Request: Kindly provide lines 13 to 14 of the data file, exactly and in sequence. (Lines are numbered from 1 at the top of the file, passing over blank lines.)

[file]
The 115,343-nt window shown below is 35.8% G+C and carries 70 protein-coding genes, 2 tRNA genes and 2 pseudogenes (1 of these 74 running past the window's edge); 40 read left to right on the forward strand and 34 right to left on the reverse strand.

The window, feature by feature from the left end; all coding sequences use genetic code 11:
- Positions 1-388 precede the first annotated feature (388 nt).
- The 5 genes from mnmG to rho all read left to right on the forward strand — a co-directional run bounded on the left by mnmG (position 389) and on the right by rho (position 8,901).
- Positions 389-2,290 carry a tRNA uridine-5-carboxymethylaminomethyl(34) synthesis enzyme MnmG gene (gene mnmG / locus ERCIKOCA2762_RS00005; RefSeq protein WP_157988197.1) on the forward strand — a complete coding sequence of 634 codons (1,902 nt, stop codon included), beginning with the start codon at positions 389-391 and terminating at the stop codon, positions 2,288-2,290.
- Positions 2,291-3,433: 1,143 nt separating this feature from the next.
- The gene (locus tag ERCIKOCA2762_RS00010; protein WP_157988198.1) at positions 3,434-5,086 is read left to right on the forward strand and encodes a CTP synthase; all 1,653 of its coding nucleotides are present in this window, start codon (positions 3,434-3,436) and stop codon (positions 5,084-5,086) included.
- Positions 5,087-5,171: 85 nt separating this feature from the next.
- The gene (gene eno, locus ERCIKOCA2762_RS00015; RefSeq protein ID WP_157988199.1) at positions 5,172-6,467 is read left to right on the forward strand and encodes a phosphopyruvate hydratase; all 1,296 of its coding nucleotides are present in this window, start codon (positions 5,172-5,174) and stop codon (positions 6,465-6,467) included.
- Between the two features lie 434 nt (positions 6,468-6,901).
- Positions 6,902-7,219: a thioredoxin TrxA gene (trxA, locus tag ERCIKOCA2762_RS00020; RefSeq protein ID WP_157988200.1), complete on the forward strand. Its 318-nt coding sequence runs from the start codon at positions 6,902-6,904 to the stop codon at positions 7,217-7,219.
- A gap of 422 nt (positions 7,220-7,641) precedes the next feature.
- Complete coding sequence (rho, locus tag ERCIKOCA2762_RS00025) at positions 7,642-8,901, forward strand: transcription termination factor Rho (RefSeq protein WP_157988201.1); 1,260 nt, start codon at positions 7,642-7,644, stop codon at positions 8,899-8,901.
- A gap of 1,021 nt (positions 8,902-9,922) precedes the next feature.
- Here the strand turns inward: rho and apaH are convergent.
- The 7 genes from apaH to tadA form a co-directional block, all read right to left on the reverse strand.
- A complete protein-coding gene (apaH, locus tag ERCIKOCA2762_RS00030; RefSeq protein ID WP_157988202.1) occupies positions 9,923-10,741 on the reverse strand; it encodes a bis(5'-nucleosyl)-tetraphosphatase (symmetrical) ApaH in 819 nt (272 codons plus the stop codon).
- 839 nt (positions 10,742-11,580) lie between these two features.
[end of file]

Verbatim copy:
- Complete coding sequence (rho, locus tag ERCIKOCA2762_RS00025) at positions 7,642-8,901, forward strand: transcription termination factor Rho (RefSeq protein WP_157988201.1); 1,260 nt, start codon at positions 7,642-7,644, stop codon at positions 8,899-8,901.
- A gap of 1,021 nt (positions 8,902-9,922) precedes the next feature.